Mohler, who has a Ph.D. in theology, said in Genesis 9, where capital punishment is mandated for murder, “it is precisely because the taking of one human life by another means that the murderer has effectively, morally and theologically, forfeited his own right to live.” “The death penalty is intended to affirm the value [and] sanctity of every single human life, and thus by the extremity of the penalty to make that visible and apparent to all,” Mohler said.
I happened to read that California won’t be getting rid of the death penalty through legislative means anytime soon. This time, the idea was to put it to a public referendum, since simply passing a bill to repeal it was out of the question for some reason. The latter would have only taken a majority vote, the former takes a 2/3 vote. Since over 1/3 of the legislature is Republican, that’s pretty much that. Why not just repeal it outright? Glad you asked! There’s some hint in the HuffPo article about a fear of public backlash, but the idea that a majority-minority state would flip to the GOP over the death penalty is pretty farfetched for me. No doubt some remaining echoes of Tom Bradley and George Deukmeijan still linger somewhere, but still, that was 25 years ago. There’s no reason for this. Illinois did away with executions earlier this year, and it’s much less Democratic than California. And while I suppose it’s entirely possible that an outright repeal would be overturned at the ballot box next year, I just don’t see where the money is supposed to come from to finance such an effort. It would take millions of dollars to get all the signatures, there’s no real grassroots organizing to support capital punishment, and getting rid of it doesn’t really hurt anyone’s pocketbook. I don’t even think the LDS Church would have the heart to subsidize a campaign like that.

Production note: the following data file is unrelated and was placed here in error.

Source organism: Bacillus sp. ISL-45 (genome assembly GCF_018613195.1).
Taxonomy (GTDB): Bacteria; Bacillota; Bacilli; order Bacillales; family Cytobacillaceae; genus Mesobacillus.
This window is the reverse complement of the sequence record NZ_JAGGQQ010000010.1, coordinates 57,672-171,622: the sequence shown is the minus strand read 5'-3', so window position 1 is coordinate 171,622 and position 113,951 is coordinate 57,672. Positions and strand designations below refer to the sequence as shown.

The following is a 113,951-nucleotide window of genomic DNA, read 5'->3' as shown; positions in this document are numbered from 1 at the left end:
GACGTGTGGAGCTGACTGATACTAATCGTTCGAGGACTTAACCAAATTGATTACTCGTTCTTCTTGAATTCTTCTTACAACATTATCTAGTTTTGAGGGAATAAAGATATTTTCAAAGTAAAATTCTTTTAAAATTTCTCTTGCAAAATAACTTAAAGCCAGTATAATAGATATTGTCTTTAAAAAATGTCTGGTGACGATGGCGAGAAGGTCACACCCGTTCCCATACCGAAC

I mention that the state is majority-minority because it’s not news that minorities are sentenced to death more than white people. One would think that a state-level party apparatus that is propped up by minority support would be inclined to do right by these folks–seriously, take away Hispanic support and you’ve got a state that would be sending an awful lot of Dana Rohrabachers to Congress. And yet here, as with the marijuana initiative last year, the Democratic Caucus of the California Legislature pushed forward with the most gutless (and, ironically, most difficult) plan to roll back the excesses of “law and order” politics, and failed once again in ways that will make life harder for the people that power the Democratic majority in California. One could also point out the conscious decision not to field another amendment legalizing gay marriage in 2012. But the death penalty thing is a whole other thing. To be honest, I’m frankly shocked. I can sort of get the marijuana thing–there are questions of federal vs. state prerogatives that could have turned into a very dicey legal battle, so putting it to the people makes some amount of sense to have as leverage before doing it. And I can sort of understand letting the legal process play out in the case of gay marriage before plotting the next move. But to have or not to have capital punishment is not that way at all, lots of states don’t have it and if the public really objects to getting rid of it, then politics can take its course and vote opponents out. Which, thanks to very tight gerrymandering, is highly unlikely. The fact is that this is just the tip of the iceberg that is the bad faith behind the California Legislature, and I’m sure I’d be able to rattle off a bunch more if I paid closer attention. But you really don’t need to in order to grasp this essential truth. To be honest, if our state’s government only had a level of dysfunction similar to Washington DC’s, it would be a huge improvement.